Get sick and tired

All I want to do is be a successful pitcher but i can’t do that i have horrible location (get ball in strike zone 1-20 times) my mechanics are horrible its hard to be a good pitcher if you can’t even master a pitch.[size=24][/size]
PLEASE DESPITE ALL I MAY HAVE SAID TO YOU HELP ME BECOME SUCCESSFUL

There are alot of variables with helping you out. I don’t recall seeing your mechanics? Are they on here??? If they are, then I’d suggest taking some peoples advice that posted. Plenty of smart minds on this site.

As far as location goes, first things first, command the fastball! You gotta stick with something and not always be trying to change your delivery or position. So, first and foremost, throw your fastball for a strike. Secondly, try and locate that fastball in the strike zone. Then move onto your breaking balls.

I only throw a fastball have been for last 2 months can’t even come close

It’s gonna take time, especially if you’ve been fooling around with different arm slots/different positions. Your body needs time to make the adjustment, even if your brain is telling you that your ready to throw strikes.

Submarine Thrower,

May I suggest that you make a serious search of your local area and find a local coach with whom you can take lessons?

Internet advice can be very good for people who already have confidence in their ability to sort through all of the conflicting opinion. LTP, especially, has lots of valuable information…but you need to have the tools to sort through it and understand what may be best for you. Also, to reverse the old saying, words are worth one thousandth of a picture. It’s not always a question of whether the words you read here are ‘right’ or ‘wrong’–you are trying to learn physically demanding skills by reading free advice.

Instead, you should realize that your best opportunity to learn any athletic skill probably comes from working with a coach who knows his stuff and who can teach you directly. Doesn’t have to be 1-on-1 lessons. In fact, I personally think small group lessons are far more valuable than 1-on-1 because kids learn from each other and compete with each other in small group settings…small groups just seem to stretch everybody out a little further than 1-on-1.

Please don’t tell me you can’t afford to take lessons. If that’s the case, then I would assert that you are not really setting your priorities toward becoming a pitcher.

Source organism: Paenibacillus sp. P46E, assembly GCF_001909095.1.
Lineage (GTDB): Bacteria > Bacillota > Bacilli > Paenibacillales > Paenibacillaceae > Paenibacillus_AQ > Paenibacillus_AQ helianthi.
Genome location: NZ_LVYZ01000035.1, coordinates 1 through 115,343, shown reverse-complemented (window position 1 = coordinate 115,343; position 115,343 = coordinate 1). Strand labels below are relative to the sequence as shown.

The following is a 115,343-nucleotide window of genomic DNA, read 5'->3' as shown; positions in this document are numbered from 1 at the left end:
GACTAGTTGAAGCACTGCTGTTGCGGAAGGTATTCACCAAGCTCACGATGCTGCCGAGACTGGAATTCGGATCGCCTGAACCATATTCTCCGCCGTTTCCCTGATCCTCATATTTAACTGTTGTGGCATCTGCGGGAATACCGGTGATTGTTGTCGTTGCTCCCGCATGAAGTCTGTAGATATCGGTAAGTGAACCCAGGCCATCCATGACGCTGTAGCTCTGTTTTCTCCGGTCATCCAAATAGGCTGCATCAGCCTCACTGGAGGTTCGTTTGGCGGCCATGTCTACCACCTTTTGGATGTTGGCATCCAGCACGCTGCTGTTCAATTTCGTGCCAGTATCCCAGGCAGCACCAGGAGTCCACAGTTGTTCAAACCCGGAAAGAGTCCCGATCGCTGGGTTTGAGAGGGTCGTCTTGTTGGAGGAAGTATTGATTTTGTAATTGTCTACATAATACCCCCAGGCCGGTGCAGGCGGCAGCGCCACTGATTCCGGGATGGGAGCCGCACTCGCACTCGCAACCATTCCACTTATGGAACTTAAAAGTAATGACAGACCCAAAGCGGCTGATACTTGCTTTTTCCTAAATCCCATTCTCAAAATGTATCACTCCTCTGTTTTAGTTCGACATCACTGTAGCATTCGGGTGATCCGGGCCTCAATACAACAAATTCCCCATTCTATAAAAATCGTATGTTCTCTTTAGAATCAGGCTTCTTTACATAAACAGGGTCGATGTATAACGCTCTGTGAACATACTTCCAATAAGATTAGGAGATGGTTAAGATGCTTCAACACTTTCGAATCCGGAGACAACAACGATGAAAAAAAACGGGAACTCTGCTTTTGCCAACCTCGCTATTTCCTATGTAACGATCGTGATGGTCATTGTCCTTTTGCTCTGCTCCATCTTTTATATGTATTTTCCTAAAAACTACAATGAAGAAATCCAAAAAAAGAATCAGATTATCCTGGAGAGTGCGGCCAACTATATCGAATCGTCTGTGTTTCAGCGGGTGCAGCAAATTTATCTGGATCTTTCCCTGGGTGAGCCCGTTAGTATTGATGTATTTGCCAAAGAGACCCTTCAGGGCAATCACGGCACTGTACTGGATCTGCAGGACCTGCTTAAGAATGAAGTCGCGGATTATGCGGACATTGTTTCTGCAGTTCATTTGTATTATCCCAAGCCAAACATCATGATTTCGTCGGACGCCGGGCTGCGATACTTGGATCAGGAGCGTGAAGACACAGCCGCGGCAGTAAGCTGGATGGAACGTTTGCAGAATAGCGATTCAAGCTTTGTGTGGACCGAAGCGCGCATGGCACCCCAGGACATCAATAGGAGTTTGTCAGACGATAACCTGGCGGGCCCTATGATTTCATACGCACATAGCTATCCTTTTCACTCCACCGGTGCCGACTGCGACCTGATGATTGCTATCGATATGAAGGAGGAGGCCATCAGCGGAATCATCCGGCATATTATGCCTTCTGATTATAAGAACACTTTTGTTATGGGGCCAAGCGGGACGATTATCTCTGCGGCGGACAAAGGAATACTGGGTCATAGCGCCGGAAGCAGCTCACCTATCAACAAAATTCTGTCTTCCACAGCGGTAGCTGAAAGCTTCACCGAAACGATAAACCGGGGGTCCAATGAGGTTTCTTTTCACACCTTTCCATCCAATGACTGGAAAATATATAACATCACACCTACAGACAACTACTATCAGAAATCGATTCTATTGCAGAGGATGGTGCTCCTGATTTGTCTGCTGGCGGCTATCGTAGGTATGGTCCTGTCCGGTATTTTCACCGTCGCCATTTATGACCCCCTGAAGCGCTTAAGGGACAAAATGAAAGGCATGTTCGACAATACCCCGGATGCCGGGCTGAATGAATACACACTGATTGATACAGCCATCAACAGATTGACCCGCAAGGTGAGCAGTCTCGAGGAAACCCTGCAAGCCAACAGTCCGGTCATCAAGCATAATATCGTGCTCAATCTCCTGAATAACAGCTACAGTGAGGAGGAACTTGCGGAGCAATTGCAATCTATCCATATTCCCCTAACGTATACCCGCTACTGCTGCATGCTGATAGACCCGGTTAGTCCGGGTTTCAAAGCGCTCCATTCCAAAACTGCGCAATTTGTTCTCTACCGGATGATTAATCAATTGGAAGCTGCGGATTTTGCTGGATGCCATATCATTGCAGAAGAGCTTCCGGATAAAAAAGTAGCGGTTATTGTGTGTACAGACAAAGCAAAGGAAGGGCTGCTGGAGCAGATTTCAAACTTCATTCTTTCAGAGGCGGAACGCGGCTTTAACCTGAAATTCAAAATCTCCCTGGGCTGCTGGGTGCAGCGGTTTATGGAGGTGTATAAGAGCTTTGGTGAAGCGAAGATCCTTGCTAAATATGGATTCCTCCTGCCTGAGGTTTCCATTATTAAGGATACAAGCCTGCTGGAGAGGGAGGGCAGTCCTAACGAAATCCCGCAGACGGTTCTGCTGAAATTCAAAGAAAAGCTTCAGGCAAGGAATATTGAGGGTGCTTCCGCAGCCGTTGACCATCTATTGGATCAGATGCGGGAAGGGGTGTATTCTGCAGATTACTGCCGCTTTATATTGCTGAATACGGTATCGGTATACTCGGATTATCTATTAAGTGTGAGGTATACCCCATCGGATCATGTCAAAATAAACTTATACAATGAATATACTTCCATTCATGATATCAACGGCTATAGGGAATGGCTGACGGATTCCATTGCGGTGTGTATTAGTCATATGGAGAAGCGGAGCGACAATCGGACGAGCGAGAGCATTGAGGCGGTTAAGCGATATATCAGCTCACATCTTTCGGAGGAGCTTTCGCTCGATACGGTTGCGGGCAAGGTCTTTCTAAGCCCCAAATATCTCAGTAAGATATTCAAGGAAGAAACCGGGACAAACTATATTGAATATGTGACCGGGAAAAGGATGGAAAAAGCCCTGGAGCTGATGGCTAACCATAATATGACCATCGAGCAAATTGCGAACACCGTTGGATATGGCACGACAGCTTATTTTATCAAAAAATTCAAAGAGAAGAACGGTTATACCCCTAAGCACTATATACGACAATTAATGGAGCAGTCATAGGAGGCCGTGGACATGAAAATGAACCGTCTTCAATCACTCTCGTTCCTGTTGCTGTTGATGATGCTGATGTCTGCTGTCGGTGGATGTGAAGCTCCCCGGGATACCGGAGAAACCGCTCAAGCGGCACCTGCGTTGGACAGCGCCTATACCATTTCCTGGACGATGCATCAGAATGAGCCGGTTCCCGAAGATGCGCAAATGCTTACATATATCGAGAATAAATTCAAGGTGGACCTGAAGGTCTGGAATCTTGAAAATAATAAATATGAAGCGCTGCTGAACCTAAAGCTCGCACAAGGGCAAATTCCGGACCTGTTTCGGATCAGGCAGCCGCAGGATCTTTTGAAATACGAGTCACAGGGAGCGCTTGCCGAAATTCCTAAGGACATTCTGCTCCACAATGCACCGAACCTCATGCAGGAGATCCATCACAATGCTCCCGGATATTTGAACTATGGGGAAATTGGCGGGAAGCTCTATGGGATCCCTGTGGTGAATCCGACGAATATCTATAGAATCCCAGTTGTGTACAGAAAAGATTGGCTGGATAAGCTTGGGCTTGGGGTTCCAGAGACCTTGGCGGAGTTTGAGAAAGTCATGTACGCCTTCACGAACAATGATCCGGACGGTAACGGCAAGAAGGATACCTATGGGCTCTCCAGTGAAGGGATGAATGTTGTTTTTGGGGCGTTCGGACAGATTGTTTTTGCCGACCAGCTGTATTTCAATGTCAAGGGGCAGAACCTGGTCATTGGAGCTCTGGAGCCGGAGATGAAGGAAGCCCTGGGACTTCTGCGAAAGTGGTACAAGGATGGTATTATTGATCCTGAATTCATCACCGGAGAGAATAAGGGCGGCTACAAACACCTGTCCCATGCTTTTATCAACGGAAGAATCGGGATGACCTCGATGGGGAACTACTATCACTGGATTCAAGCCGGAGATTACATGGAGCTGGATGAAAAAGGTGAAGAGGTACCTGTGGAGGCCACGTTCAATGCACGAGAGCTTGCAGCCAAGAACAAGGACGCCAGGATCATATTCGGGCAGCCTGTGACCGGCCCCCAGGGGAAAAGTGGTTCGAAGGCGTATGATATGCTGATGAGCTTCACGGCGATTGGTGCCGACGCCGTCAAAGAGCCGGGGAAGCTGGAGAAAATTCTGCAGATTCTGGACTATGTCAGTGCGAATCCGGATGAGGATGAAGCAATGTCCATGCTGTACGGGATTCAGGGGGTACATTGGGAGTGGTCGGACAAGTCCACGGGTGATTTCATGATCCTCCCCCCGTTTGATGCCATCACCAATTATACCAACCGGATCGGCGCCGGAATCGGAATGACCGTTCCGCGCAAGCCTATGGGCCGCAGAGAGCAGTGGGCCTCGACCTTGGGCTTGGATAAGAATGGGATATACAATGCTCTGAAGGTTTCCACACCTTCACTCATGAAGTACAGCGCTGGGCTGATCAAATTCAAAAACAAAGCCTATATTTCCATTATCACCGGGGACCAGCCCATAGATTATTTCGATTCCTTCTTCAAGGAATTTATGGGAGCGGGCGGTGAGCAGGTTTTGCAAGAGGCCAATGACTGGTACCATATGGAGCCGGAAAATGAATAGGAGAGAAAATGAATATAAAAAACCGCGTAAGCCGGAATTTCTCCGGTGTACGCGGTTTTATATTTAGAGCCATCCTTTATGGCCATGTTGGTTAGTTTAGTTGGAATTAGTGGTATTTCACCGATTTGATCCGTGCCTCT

Please don’t tell me that you cannot find even one local coach who will give you reasonable instruction in pitching in return for your money. It may not be trivial to find this person, but you should be able to do it if you really are serious, no?

alright, next time you have a bullpen, take a video camera, film yourself, upload it to youtube, post it on here and let the fun begin, as for control and that stuff, at the age of 16 i was a pitcher who could throw hard but couldnt throw strikes at all, jus let us help u and if we cant, get a personal coach

Idunno, do Coach Baker’s sock drill lol, http://www.letstalkpitching.com/phpBB2/viewtopic.php?t=5221 . All kidding aside, touch and feel drills are very helpful for me. Although I haven’t pitched since forever, I still go out and toss the ball around in backyard. I know it helps me imensely if I had someone out there with me tossing the ball around. Nothing too hard, just…a nice paced toss.

I’m not sure if this will work for you because you are a submarine pitcher, but this is what I usually do every so often to get my control back. For a 3/4 pitcher like me, I often find myself squared to the cather when the ball has released. So basically my shoulders are parallel with the front of home plate. To work on my accuracy, I go to about 45 feet away from the plate and aim at specific location on my net. Usually its working on the left and right side of the plate. I toss to the left and right about 15 each. 45 feet is pretty close. It’s basically stepping and throwing. This helps my arm find its “slot” and I’m trying to keep it loose and vibrant. After 15 throws, I move back a few steps, probably to 60 feet. I’m not zipping the ball in, just a lite lob. Remember I’m still squared to the plate. So its just step and throw. I lob 20 to the left and right. After that, I move to about 75 and continue the same thing.

You may try that if you like. I can get up to 120 with just lobbing the ball to the sides. 120 is my max, lol and I often miss the target. 90 is pretty tough also, but I have much more control there than at 120. Have a pen and paper and map out your progress. Remember it may take you a few weeks to feel where you arm should go. Once you have the location down, try throwing a bit harder until you get it.

You may try that if you like. I’m no coach, but it seems to work for me. Basically it’s to help you find your arm slot and pattern for the final portions of your windup. After you’ve masterd that, start at the leg kick. Then try out of the wind-up.

Remember, this is just a suggestion. It works for me, but may not work for you.

Yesterday I was working on control I threw tennis ball at a box and I found some improvement (15 out of 50) normally my arm hurts when i throw but
i found I was opening just a little to early so when i fixed that arm didn’t hurt.
I found a pitching coach (better than before) and he said he’ll do it for free.
My pitching coach is Robert Miller, my 7th grade English Teacher. I pitched at Plattsburgh College and was drafted by Yankees but instead chose to be a teacher.I’ll try to keep ya posted thank you for help

re: "…My pitching coach is Robert Miller, my 7th grade English Teacher. I pitched at Plattsburgh College and was drafted by Yankees but instead chose to be a teacher.I’ll try to keep ya posted thank you for help


15 years old 5’11 150 pounds "

-------------Can you please explain any of this?

sorry for typo meant "he"instead of “I”